I first addressed the JOBS Act more than a year ago in April of 2012; since then, investors and entrepreneurs have been anxiously awaiting implementation of the law by the Securities and Exchange Commission (SEC).  According to a press release by the agency issued last week, the SEC has enacted a new rule that will lift the ban on general advertising or solicitation for offerings of certain private securities. This move could very well signal the first step to full implementation of the law, starting a new era in the realm of direct investment into small businesses and startups.

As a quick recap, the Jumpstart Our Business Startups Act (or JOBS Act) is a law that is aimed at encouraging investment in small businesses and startups by easing regulations on the solicitation to private investors. Up until now, regulations had prevented companies seeking capital investment by advertising securities they offer directly to investors. These measures were intended to protect unwitting investors from poor or fraudulent investment opportunities. The new legislation paves the way for the implementation of “crowdfunding,” which involves selling small amounts of equity to many investors, generally by using the internet to reach a large number of people.

The SEC’s decision implemented Title II of the Act, which allows general solicitation of private securities, but only to “accredited investors” or qualified institutional buyers. The issuer of the security must take reasonable steps to verify that the buyers are qualified investors. In order to be an “accredited investor,” a party must be a certain type of business entity with meeting specific asset requirements or a natural person with net worth of $1 million (excluding a person’s primary residence) or have an income of over $200,000 for the past two years ($300,000 joint income if married). Some of the ways in which issuers may verify buyers’ qualifications include:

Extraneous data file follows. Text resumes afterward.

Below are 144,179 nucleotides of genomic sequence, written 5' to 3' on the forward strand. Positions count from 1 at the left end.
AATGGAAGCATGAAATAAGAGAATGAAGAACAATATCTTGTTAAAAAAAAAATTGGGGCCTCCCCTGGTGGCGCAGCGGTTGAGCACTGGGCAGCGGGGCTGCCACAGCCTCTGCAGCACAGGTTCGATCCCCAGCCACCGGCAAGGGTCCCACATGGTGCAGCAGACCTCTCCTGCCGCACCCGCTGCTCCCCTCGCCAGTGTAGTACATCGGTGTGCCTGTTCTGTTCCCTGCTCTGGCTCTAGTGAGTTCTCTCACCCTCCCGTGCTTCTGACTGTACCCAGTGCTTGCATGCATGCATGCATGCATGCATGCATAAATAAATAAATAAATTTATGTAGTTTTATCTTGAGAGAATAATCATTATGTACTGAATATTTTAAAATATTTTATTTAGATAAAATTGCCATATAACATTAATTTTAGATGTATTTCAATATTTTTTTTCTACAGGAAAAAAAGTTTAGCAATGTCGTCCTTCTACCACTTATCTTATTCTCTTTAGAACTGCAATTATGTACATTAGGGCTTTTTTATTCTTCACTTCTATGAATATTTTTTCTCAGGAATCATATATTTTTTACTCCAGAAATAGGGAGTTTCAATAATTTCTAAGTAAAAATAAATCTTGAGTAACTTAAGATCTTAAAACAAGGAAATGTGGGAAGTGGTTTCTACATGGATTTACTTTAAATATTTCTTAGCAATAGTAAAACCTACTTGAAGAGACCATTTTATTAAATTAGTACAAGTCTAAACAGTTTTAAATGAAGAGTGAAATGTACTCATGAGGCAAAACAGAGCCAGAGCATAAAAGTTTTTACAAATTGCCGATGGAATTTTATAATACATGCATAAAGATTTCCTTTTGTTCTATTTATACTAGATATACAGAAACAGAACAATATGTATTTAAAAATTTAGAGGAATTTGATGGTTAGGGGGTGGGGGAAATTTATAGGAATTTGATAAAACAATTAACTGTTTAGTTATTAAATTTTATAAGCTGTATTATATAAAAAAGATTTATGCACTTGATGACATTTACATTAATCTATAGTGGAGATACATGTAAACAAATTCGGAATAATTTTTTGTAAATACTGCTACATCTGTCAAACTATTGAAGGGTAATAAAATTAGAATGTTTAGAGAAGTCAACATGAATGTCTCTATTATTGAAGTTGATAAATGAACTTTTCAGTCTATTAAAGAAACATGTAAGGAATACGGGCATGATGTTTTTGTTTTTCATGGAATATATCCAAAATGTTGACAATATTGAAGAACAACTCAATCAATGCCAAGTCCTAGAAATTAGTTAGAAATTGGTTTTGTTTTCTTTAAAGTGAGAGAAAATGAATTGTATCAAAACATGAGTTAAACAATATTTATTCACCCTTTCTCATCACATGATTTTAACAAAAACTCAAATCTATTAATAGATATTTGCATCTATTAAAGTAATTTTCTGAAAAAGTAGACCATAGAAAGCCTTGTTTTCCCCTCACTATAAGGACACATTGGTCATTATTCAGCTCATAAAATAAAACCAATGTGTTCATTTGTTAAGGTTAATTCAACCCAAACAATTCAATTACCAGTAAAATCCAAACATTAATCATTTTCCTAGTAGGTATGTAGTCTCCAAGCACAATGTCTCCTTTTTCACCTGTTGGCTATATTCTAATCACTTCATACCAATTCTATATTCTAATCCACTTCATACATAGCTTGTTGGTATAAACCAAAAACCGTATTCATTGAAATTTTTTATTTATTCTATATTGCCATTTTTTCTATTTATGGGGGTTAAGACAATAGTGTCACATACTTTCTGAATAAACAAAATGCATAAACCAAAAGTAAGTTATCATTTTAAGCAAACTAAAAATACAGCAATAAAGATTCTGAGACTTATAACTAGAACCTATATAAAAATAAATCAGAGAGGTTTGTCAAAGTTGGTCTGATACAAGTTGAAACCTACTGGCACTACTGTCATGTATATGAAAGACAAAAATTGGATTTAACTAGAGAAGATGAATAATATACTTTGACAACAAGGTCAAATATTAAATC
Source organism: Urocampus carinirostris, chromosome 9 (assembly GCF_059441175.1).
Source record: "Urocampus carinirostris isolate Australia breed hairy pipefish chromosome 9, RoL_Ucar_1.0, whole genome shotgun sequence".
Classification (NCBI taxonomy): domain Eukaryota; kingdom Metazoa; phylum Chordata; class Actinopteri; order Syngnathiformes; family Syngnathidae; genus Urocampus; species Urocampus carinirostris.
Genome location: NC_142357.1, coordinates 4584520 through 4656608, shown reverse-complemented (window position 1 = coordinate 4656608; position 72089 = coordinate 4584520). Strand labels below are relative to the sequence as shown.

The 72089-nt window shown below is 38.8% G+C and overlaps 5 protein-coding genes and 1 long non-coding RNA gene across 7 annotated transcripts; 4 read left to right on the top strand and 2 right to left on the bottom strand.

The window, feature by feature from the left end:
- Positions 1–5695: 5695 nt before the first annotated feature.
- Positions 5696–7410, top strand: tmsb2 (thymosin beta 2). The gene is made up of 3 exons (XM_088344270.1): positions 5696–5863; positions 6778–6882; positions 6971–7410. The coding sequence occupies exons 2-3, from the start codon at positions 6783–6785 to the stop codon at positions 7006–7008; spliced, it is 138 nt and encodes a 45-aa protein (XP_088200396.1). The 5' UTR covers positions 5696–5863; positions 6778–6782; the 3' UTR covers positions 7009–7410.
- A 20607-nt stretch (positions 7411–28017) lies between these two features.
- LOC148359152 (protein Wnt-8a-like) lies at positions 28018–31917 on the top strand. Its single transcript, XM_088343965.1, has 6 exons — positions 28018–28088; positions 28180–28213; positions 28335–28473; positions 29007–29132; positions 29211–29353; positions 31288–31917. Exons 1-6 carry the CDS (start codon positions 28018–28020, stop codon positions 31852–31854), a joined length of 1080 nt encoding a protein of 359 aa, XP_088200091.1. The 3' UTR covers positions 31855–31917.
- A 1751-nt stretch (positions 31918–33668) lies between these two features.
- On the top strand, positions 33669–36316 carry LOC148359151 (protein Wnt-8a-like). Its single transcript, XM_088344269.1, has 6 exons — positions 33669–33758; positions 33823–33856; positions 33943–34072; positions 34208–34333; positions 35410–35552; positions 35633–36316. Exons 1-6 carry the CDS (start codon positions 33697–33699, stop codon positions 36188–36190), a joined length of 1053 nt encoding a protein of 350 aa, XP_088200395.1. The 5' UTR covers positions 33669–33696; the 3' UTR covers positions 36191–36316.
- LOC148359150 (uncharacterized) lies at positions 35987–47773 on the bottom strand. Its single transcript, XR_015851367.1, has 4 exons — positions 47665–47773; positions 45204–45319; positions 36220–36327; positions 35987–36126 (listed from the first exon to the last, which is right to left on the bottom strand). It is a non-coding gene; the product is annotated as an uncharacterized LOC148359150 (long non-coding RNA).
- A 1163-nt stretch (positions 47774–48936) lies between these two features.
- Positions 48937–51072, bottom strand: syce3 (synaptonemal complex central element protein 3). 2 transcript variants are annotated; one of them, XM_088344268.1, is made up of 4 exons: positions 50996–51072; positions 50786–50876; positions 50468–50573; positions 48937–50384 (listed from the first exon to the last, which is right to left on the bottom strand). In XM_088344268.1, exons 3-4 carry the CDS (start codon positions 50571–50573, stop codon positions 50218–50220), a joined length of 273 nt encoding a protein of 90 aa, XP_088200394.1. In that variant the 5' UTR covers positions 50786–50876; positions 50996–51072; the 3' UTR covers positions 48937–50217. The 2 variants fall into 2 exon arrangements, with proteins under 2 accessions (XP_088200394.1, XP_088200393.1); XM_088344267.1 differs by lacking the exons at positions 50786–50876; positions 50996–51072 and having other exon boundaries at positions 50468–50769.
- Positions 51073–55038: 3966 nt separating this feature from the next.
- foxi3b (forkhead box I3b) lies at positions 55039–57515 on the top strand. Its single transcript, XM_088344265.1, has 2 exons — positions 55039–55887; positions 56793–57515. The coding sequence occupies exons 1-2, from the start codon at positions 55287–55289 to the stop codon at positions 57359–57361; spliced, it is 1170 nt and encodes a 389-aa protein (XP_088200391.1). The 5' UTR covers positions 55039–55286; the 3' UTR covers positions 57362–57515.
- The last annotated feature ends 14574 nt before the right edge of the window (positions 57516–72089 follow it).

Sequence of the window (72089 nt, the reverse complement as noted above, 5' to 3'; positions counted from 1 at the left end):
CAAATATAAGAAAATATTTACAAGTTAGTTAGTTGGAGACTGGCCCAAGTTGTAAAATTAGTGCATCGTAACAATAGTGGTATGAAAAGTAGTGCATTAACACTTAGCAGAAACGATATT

• Examining tax returns or other tax documents that establish income.
  • Reviewing statements that list assets. These may include statements from banks, brokerages, tax assessments, or reports generated from appraisals.
  • Confirming qualifications through a third party.
  • Requiring a high minimum investment.

 

While these regulations are one step closer to the implementation of the JOBS Act, the SEC has yet to move forward on Title III of the Act, which is the section dealing with crowdfunding. When it does, it will allow non-accredited investors to invest in companies via approved crowdfunding platforms. If successful, it could change the way in which small startups raise capital and solicit investors. Critics note that the potential for abuse is high, which is one reason that the SEC may be taking its time in issuing regulations implementing Title III.

As the SEC regulations relating the implementation of the JOBS Act are promulgated, it is important that business owners who are seeking investments ensure that they remain in compliance with the applicable laws. Similarly, investors should be certain to fully explore the legality and legitimacy of their potential investments. Consultation with an experienced small business and startup attorney can help make sure that you avoid any legal issues that could potentially arise.

- Claire Kalia

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